EU has survived economic crisis, Barroso says in first State of Union address
European Commission President Jose Manuel Barroso in a major speech on Tuesday morning said the EU has survived the economic crisis.
"Over the last year, the economic and financial crisis has put our Union before one of its greatest challenges ever ... As I look back at how we have reacted, I believe that we have withstood the test," Mr Barroso told MEPs in his first ever so-called State of the Union address. "Those who predicted the demise of the European Union were proved wrong."
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His remarks come after a threat of sovereign default by eurozone countries such as Greece and Spain threatened to pull apart the single currency in a potentially deadly blow to the 50-year-old European project.
Noting that "our work is not finished," the Portuguese politician put the EU's economic future at the top of his five-point agenda.
He defended the commission's push to regulate EU countries' debt levels despite rising social tension in countries such as Greece, which has seen an outbreak of violent street protests in reaction to EU-and-IMF-imposed cutbacks.
"Unsustainable budgets make us vulnerable. Debt and deficit lead to boom and bust. And they unravel the social safety net. Money that is spent on servicing debt is money that cannot be spent on the social good," he said.
He spoke up for an "ambitious" future budget, saying: "The EU budget is not for Brussels - it is for the people that you represent ... a euro spent at European level gets you more than a euro spent at national level."
With the commission to shortly publish ideas on how to raise extra EU money by, for example, directly taxing financial transactions, the commission chief attacked the culture of "pessimism" and Brussels nay-saying in some EU capitals: "I find it extraordinary that some are already rejecting them [the new budget ideas], without even knowing what they will be."
He set out a shopping list of upcoming economic initiatives.
He said Brussels will propose launching "EU project bonds" together with the European Investment Bank to help finance new infrastructure. He promised an "ambitious Single Market Act" to cut red tape for small businesses, liberalise the energy sector and boost "green collar" jobs.
He said the commission will attack risk-generating financial practices such as big bonuses, credit default swaps and naked short selling. He also promised to overhaul the "byzantine" complexity of the EU budget, in which countries give money with one hand and take it away with another, and to move to a 10-year budgeting period instead of the current seven.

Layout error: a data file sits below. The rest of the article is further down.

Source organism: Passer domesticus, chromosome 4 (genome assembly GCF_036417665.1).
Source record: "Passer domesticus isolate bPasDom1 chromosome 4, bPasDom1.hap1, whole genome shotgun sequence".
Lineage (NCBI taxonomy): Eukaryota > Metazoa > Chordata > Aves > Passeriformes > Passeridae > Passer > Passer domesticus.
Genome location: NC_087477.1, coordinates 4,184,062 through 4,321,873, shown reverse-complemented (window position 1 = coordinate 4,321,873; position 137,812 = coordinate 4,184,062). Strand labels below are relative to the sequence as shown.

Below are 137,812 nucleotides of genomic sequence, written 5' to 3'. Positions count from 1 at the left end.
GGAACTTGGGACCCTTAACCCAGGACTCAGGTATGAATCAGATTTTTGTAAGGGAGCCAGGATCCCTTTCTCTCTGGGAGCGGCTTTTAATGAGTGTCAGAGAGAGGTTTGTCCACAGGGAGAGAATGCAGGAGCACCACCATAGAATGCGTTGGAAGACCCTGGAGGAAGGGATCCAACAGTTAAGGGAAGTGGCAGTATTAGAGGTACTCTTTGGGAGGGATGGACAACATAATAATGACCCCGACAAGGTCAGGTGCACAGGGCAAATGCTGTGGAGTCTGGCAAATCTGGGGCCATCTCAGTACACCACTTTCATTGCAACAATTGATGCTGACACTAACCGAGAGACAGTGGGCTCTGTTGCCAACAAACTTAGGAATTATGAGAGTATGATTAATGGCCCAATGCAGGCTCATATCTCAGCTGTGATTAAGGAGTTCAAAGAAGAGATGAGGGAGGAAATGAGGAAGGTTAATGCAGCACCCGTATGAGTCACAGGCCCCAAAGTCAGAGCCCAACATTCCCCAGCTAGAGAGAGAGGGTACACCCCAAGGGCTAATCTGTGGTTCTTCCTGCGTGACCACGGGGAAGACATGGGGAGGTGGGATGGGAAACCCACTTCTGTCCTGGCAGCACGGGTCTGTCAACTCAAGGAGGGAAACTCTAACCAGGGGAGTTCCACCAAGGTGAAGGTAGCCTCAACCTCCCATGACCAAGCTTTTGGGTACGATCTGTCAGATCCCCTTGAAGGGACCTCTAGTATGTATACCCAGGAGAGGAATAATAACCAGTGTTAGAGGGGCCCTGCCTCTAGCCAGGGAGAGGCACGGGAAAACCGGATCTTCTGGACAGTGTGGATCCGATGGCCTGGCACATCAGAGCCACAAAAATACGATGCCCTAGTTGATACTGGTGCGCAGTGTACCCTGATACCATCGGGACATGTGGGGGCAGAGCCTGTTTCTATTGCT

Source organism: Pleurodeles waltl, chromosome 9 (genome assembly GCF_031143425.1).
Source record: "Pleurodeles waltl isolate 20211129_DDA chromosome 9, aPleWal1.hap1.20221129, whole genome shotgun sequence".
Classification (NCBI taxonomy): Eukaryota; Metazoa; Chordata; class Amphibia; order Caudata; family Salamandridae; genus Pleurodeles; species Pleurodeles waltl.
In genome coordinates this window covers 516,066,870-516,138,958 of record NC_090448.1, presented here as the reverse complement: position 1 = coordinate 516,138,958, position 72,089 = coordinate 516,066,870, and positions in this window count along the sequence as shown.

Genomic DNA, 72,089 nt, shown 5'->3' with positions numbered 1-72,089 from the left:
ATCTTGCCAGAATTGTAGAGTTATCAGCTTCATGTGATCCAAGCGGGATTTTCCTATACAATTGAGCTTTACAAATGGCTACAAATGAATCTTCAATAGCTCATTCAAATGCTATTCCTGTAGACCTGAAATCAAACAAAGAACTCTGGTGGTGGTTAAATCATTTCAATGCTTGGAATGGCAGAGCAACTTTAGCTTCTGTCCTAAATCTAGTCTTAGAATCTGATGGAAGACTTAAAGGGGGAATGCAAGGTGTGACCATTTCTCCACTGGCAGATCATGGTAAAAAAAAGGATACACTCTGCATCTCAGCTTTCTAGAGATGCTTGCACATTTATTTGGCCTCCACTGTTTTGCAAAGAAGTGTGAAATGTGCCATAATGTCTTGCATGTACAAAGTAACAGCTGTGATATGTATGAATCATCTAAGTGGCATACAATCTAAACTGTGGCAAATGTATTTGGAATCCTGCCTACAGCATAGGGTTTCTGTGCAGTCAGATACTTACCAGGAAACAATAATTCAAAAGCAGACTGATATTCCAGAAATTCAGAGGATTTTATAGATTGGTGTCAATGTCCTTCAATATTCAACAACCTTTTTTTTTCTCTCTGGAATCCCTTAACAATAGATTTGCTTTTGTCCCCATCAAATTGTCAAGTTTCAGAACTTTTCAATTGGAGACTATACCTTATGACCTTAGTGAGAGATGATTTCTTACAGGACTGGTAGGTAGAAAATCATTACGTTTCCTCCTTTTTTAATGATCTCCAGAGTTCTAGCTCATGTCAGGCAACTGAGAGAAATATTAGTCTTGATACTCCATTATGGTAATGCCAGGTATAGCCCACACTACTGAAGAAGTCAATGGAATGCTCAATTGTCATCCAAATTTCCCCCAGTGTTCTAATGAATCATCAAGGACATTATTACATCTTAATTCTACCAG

In a message pregnant with references to EU values, Mr Barroso took a swipe at France's controversial policy of expelling Roma.
Without naming Paris, Mr Barroso said, to loud applause: "Everyone in Europe must respect the law, and the governments must respect human rights, including those of minorities. Racism and xenophobia have no place in Europe."
He also lashed out at Iran over the case of a woman sentenced to death for adultery: "I am appalled when I hear that Sakineh Mohammadi Ashtiani is sentenced to death by stoning. This is barbaric beyond words."
European Parliament officials tweeted during the speech that around 600 MEPs attended the event despite earlier dropping plans to fine deputies who skipped it.
Mr Barroso's call for EU countries to support the EU's new foreign relations chief, Catherine Ashton, and her diplomatic service in order to give the EU more clout on the world stage was echoed in the plenary debate following the address.
Senior MEPs began by criticising Ms Ashton for not going to the launch of Middle East peace talks in Washington last week, however. Joseph Daul, the French leader of the centre-right European People's Party did not name the British baroness, but said: "How can we justify that we are not present at the [negotiating] table?"
The leader of the Liberal group, Belgian MEP Guy Verhofstadt, chided her for not attending the Barroso speech. "It would be better if she were here," he said.
The State of the Union address, which recalls the US President's annual speech to the houses of Congress, is to be repeated every year.
Coming in the wake of the Lisbon Treaty, which is seen by eurosceptic politicians, such as British Conservative MEP Timothy Kirkhope, as a "step towards [an EU] superstate," Mr Barroso's presidential speech has also raised the question of who is the new top man in the Brussels hierarchy.
"I thought Van Rompuy was the President of the EU," a Brussels-based diplomat from one non-EU country told this website, referring to the Belgian President of the European Council.